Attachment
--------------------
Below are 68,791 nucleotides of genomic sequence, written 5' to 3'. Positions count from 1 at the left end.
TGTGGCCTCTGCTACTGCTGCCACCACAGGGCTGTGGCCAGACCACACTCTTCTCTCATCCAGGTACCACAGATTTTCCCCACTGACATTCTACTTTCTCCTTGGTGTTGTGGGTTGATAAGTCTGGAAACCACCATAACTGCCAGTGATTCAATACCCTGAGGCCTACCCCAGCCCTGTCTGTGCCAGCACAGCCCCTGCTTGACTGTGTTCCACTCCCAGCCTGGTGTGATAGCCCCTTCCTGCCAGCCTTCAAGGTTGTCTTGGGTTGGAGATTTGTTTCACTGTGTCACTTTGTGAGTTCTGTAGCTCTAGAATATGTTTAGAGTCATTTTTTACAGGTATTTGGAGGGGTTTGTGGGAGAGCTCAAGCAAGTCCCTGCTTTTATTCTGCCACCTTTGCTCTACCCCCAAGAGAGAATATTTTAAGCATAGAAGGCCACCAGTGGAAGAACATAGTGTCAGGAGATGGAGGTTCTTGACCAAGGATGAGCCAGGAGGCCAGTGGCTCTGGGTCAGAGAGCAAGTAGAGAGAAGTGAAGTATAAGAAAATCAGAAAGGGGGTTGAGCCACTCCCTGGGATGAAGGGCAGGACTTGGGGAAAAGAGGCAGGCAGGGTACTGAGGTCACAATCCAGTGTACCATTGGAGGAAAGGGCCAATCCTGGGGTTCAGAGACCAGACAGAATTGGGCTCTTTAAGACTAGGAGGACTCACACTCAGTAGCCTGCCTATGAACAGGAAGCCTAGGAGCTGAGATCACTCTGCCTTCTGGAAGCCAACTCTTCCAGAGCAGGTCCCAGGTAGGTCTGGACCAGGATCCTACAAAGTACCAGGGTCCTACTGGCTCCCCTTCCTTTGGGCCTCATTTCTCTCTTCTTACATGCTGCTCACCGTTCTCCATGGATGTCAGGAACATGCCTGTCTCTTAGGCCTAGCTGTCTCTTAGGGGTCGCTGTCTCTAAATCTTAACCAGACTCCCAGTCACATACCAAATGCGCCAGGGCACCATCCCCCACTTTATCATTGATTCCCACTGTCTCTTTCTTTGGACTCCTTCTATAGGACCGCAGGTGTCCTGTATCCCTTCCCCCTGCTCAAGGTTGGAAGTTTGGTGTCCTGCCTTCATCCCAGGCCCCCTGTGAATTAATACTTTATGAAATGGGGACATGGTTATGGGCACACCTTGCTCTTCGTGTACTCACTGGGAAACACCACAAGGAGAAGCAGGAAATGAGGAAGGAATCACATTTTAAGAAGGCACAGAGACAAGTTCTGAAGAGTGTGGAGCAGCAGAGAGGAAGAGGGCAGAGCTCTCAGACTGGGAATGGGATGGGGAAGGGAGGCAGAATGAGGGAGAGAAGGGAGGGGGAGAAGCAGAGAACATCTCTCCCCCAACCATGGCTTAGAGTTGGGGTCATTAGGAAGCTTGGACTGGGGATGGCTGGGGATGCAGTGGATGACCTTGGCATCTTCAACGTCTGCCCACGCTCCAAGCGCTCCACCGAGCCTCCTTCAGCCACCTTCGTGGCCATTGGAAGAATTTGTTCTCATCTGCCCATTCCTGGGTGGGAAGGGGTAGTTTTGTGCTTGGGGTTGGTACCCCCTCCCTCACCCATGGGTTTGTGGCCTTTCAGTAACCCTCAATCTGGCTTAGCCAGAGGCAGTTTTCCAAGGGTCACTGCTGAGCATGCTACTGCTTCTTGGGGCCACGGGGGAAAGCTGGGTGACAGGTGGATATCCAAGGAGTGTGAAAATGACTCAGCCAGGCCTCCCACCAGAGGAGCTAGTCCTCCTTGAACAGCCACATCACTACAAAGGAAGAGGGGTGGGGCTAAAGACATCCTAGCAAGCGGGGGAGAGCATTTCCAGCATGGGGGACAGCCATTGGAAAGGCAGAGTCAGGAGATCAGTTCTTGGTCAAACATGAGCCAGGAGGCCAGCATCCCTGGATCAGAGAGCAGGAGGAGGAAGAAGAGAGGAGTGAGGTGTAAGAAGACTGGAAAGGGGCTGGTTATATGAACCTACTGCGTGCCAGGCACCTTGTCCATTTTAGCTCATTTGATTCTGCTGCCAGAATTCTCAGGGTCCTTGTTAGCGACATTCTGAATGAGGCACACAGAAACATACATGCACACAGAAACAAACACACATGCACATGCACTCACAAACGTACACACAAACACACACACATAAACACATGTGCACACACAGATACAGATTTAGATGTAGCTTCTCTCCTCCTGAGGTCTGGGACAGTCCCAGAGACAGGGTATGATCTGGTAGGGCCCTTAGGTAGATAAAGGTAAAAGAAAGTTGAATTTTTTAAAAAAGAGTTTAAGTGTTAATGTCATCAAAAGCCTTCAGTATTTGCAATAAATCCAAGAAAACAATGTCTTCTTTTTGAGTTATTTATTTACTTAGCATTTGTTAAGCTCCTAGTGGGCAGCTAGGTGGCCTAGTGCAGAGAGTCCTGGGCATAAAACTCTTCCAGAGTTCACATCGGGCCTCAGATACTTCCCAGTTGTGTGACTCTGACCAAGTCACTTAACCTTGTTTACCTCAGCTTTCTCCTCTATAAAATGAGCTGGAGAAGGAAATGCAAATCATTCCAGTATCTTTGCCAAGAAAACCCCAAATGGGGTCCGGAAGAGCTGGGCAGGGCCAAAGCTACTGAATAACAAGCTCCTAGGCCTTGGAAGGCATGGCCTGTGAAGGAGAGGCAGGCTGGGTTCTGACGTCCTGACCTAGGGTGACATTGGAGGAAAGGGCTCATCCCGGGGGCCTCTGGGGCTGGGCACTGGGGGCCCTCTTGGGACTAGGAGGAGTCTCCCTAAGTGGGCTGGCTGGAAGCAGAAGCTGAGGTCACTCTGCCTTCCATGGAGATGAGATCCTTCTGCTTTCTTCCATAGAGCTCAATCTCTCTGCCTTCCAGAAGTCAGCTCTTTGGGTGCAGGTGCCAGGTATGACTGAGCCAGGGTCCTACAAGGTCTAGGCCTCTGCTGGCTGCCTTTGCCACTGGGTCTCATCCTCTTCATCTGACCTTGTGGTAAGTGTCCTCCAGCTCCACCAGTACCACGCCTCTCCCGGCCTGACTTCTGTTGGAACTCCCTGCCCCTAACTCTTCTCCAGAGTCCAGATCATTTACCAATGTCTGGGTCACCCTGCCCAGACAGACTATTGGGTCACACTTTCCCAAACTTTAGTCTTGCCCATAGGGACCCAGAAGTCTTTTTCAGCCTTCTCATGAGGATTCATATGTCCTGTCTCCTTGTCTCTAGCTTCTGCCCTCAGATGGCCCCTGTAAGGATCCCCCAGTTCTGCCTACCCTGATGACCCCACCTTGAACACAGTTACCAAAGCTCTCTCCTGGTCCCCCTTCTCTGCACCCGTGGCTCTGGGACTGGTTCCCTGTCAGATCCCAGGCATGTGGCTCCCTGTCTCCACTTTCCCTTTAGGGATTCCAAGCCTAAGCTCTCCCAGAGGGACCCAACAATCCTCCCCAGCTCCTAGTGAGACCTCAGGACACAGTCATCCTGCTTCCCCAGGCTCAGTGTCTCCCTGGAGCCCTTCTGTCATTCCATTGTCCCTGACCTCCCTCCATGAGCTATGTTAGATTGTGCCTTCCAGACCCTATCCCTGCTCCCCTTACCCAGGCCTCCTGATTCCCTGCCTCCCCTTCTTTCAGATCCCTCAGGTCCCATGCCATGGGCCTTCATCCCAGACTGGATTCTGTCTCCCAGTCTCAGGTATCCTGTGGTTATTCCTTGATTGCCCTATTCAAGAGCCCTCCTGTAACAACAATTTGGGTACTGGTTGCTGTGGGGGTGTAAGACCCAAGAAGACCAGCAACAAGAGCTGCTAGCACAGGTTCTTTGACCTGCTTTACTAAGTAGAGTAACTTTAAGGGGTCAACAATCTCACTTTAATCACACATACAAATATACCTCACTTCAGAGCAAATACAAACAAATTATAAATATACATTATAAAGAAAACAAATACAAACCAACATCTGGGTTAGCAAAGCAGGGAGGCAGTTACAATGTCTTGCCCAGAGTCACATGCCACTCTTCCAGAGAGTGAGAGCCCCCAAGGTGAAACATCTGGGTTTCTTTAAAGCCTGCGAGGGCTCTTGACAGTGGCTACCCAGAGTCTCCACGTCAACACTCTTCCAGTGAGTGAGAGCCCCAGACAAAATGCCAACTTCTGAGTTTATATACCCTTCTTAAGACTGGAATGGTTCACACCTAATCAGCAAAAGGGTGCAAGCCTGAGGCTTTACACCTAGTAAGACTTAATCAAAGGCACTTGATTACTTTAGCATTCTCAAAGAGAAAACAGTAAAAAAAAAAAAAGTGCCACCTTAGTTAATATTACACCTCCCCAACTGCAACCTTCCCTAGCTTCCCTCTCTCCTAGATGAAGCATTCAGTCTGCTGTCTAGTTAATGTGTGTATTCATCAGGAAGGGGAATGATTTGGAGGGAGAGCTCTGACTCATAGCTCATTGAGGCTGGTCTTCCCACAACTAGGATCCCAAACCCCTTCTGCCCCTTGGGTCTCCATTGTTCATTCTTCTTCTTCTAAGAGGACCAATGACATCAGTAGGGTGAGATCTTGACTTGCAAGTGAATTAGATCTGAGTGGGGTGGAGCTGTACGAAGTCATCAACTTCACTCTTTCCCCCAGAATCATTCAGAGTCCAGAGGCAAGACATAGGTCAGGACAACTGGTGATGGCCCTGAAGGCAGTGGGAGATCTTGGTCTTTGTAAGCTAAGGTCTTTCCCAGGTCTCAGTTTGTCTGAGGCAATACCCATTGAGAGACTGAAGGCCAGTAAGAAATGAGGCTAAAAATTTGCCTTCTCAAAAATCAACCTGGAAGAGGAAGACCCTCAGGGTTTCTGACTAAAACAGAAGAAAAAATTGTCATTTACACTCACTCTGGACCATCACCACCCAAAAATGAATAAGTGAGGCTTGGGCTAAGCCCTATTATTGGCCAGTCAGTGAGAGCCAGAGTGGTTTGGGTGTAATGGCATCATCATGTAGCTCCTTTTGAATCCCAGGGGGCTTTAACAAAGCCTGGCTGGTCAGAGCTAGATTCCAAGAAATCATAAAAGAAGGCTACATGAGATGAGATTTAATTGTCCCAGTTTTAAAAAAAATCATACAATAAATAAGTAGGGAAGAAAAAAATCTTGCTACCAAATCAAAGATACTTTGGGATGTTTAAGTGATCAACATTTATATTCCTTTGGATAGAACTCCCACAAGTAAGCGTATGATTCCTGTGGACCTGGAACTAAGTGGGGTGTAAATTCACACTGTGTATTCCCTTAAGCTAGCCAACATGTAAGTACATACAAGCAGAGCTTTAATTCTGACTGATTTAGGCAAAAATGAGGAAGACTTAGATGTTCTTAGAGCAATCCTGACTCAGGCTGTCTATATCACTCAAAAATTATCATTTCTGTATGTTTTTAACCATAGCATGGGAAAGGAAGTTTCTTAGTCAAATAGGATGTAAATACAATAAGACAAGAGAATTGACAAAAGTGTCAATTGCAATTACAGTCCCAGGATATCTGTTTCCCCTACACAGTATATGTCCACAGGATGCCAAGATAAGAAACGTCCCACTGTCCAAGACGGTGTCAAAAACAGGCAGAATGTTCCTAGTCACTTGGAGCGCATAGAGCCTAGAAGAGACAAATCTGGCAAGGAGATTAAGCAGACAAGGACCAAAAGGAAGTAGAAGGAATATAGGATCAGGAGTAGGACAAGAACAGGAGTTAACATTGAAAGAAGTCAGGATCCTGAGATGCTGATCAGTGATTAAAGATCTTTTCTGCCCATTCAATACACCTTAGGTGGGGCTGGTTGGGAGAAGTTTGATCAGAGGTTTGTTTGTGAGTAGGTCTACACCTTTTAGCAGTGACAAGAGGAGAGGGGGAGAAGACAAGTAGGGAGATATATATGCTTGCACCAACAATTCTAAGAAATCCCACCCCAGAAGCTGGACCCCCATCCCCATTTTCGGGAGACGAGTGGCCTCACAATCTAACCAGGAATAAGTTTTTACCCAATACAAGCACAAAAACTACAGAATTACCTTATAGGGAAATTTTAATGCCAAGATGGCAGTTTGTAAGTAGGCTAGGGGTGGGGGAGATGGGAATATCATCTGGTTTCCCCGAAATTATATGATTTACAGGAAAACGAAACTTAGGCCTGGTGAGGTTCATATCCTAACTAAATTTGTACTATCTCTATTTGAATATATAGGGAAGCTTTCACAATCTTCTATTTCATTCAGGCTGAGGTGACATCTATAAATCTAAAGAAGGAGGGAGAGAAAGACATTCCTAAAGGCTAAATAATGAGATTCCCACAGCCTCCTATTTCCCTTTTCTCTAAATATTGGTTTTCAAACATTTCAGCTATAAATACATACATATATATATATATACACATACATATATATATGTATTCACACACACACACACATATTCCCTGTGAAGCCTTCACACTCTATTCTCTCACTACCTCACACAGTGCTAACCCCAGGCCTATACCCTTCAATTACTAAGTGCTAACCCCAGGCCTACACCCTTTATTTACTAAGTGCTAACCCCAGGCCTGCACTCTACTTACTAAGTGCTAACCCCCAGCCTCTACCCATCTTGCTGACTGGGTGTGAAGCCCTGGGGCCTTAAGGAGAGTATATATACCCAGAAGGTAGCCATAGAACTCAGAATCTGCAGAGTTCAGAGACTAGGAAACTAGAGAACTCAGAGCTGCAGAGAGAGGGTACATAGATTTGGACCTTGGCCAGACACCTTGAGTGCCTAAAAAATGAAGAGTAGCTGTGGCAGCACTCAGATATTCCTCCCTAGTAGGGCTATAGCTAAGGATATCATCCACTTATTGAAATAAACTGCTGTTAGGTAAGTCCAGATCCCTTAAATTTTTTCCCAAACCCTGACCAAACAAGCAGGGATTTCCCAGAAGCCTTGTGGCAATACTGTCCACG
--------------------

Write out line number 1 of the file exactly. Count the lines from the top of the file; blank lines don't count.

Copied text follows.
Below are 68,791 nucleotides of genomic sequence, written 5' to 3'. Positions count from 1 at the left end.